April 18, 2014
Impacts of drilling in Pennsylvania's state forests, methane levels at drilling sites and the costs and benefits of natural gas development made headlines this week in Marcellus shale drilling news.
1. Pennsylvania DCNR releases a 265-page report on the impacts of natural gas drilling on state forests
According to Laura Legere, in an article in the Pittsburgh Post-Gazette, a monitoring program started in 2010 looks at impacts of drilling operations on things like water, wildlife and recreation in state forests.
Legere reports some of the key findings were:
* Nearly 1,500 acres of forest had been converted for well pads and infrastructure through 2012—including some areas of once-contiguous forest that have been fragmented by new development—but the disturbance is less than the agency originally expected because facilities were purposefully built close to developed areas.
* There are fewer opportunities for remote recreational experiences in forests with gas development and more opportunities for "semi-primitive" experiences. More miles of snowmobile trails have been created but three designated state forest hiking trails have been affected by gas development.
DCNR Secretary said "shale gas production on state forests is being carefully managed." The DCNR is looking for feedback on the report, and a survey is available on its website.
2. EPA underestimates methane released at drilling sites
The Los Angeles Times reports that new research indicates methane levels at Marcellus shale drilling sites in Southwestern Pennsylvania were up to 1000 times higher than EPA originally estimated.
From Neela Banerjee's article:
Using a plane that was specially equipped to measure greenhouse gas emissions in the air, scientists found that drilling activities at seven well pads in the booming Marcellus shale formation emitted 34 grams of methane per second, on average. The Environmental Protection Agency has estimated that such drilling releases between 0.04 grams and 0.30 grams of methane per second.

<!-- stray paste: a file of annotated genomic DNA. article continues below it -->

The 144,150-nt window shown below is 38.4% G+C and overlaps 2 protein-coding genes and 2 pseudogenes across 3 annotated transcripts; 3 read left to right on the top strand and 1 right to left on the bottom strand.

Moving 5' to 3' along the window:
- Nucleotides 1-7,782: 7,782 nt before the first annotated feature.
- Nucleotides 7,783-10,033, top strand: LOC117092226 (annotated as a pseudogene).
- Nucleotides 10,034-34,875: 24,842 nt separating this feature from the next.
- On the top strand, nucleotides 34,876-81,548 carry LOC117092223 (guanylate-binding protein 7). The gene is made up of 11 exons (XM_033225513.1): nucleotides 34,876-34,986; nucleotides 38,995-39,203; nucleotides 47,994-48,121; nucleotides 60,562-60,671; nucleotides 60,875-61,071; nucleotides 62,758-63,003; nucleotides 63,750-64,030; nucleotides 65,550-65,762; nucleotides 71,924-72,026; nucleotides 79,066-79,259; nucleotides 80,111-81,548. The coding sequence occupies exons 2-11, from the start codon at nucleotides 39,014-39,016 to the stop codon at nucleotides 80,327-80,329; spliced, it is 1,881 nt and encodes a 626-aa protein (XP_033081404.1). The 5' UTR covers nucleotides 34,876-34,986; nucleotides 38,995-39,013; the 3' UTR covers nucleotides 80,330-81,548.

Methane is especially good at trapping heat in the atmosphere, and contributing to global warming. According to Banerjee, the new report is the latest in the unfolding story of how EPA is "gravely underestimating methane emissions from oil and gas operations."
3. Ohio, West Virginia, Pennsylvania counties report 'mixed bag' on hydrofracking effects
The Multi-State Shale Research Collaborative released four reports on how shale drilling development has benefitted and also negatively effected four communities where the industry had boomed over the last few.
Richard Moody of The Legislative Gazette writes:
Two counties in Pennsylvania were analyzed as part of the study: Tioga and Greene. According to the report, so far Greene County experienced a decrease in unemployment and a boost in county income, among other positive effects. However Greene County also experienced a housing shortage similar to Carroll County and increased traffic hazards.
According to the report, communication between drillers and local officials was limited and the local government had little power over choosing locations for drilling sites and regulating the industry.
The report says Tioga county also experienced some of the same benefits as Greene County, but that those positive aspects have "dwindled." The reports provide a cautionary tale to other parts of the country where the Marcellus shale industry is trying to make headway.